Ankle Strength for Trail Runners

This article originally appeared in our Summer 2015 Trail Times newsletter.

Written by Stephen R. Santagelo

The foundation of strength begins at the ground and works up. The ankles are the number one body part in developing that foundation.

Do you know muscles, tendons, ligaments and bones of the feet, including the ankles and hands make up nearly 50% of the total structure for the entire body? That should tell you how important it is to build strength, flexibility and mobility in the feet and ankles.

Think about how often the feet are activated within a training session or competition. The stronger your foot/ankle is, the greater the applications of ground force are. The ankles and feet are critical for absorbing ground force and stabilizing the body. In turn you will run faster, jump higher and change direction more effectively; all important aspects to good trail running.

Trail runners are unique in that their body absorbs a tremendous amount of force from the rugged, uneven terrain and must possess strength and stability, in the ankles, to accept such forces, to prevent injury. What happens to weak ankles when a great amount of force is applied and the ankle loses stability and lacks flexibility and joint mobility? You sprain it, strain it, fracture it or break it. It’s more common to strain or sprain the ankle rather than break it.

I have been a proponent of ankle strength for nearly 40 years and include it in every training program for all my clients!

It has been a misnomer for decades that squats, lunges, leg press, calf raises of all variations strengthen the ankles; absolutely not. None of these exercises effectively work the anatomical function of the ankle. The ankle is designed to extend the foot, dorsi flex the foot while the leg is in a straight or bent position. Also, the attachments surrounding the ankle will pull the foot inward or push the foot out as well as rotate the foot.

Pictured are the three best exercises to accomplish this with the use of resistance bands through extension, dorsi flex and rotation. The emphasis is on eccentric strength and mobility by developing the relationship of the gastrocnemius, soleus and anterior tibialis with proper ankle motor patterns.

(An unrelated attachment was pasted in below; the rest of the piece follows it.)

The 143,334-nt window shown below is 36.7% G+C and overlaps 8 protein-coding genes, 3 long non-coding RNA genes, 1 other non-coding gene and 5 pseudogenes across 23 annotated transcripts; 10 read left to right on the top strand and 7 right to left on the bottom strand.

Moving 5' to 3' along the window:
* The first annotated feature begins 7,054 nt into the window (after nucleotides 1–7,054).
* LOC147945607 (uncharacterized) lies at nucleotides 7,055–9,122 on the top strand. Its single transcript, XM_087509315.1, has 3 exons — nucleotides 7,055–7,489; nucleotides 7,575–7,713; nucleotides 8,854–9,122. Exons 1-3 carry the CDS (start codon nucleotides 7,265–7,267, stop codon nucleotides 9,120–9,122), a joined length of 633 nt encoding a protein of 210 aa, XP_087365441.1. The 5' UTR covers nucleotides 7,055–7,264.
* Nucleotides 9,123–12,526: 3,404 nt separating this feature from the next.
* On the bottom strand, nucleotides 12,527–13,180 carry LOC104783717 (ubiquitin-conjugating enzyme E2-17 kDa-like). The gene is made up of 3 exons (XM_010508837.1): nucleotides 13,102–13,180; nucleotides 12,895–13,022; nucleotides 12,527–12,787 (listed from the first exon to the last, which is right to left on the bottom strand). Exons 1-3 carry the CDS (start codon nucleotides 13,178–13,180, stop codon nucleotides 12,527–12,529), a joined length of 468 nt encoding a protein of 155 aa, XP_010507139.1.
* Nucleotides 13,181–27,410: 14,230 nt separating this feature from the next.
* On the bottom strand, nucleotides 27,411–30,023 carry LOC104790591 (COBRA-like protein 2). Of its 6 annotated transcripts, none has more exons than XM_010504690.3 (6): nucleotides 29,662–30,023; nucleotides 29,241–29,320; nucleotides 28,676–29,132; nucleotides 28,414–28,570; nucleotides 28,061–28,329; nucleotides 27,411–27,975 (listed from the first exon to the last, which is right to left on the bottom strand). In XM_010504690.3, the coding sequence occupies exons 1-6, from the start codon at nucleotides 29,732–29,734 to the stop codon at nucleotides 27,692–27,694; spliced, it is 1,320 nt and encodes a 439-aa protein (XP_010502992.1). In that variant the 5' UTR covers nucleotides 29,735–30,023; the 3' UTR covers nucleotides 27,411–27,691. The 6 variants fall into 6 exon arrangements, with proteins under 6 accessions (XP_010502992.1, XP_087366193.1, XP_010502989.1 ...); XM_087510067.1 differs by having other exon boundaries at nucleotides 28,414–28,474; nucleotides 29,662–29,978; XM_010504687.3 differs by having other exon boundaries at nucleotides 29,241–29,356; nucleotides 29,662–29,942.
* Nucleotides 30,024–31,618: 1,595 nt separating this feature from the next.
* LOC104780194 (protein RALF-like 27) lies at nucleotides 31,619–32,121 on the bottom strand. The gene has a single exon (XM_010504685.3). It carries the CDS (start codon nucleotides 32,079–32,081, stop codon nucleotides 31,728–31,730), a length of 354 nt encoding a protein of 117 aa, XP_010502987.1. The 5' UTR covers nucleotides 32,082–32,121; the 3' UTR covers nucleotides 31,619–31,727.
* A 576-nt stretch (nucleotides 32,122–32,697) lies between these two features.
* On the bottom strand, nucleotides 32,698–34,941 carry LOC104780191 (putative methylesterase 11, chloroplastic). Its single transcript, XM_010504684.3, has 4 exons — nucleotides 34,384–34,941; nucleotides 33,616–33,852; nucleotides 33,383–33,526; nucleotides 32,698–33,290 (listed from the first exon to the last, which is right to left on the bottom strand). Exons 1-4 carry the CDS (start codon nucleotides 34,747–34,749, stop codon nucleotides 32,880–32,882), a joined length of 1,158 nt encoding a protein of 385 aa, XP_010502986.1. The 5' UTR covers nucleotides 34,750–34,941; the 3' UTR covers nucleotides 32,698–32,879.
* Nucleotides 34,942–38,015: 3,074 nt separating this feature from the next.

First, wrap the band around the ball of your foot — not the midsole. Attaching the band around the ball of the foot creates the proper leverage to stimulate the ligaments and tendons of the ankle in relation to the calf muscles.

Secondly, pull the band tight and hold continuous tension throughout the movement.

Always wear firm shoes with thick soles with a lot of deep patterns/texture such as trail running shoes. This will prevent the band from slipping off your foot. Never perform these exercises barefoot or in tennis shoes. With the lack of support, the band will cut off circulation to the foot!

Third, use a band tension which only allows you to perform 15-16 reps per foot, per exercise.

Exercise #1: Extension: Holding the band with both hands, pull the foot back as far as possible; hold for 2 seconds. Next, extend the toes forward as far as possible and hold for 2 seconds. Do 15-16 reps with each foot

Exercise #2; Dorsi Flexion: Rather than holding the band, attach or have a partner pull the band away from you. Repeat guidelines as you did in exercise #1.

Exercises #3 & #4: Rotational: Set up as you did in exercises #1 and #2 except this time rotate your ankle clockwise for 15-16 reps and then counterclockwise for the same number of reps.

Once you have experienced good control and strength with these positions move from straight leg to variations of the bent knee position.

Always perform these exercises on your strength training days and choose two different variations as part of your dynamic warm up prior to your run on the trails and feel the difference!

  • Tad Kardis

    Richard/Stephen – Any chance you could add the illustrative photos mentioned in the original article to this post? Thanks!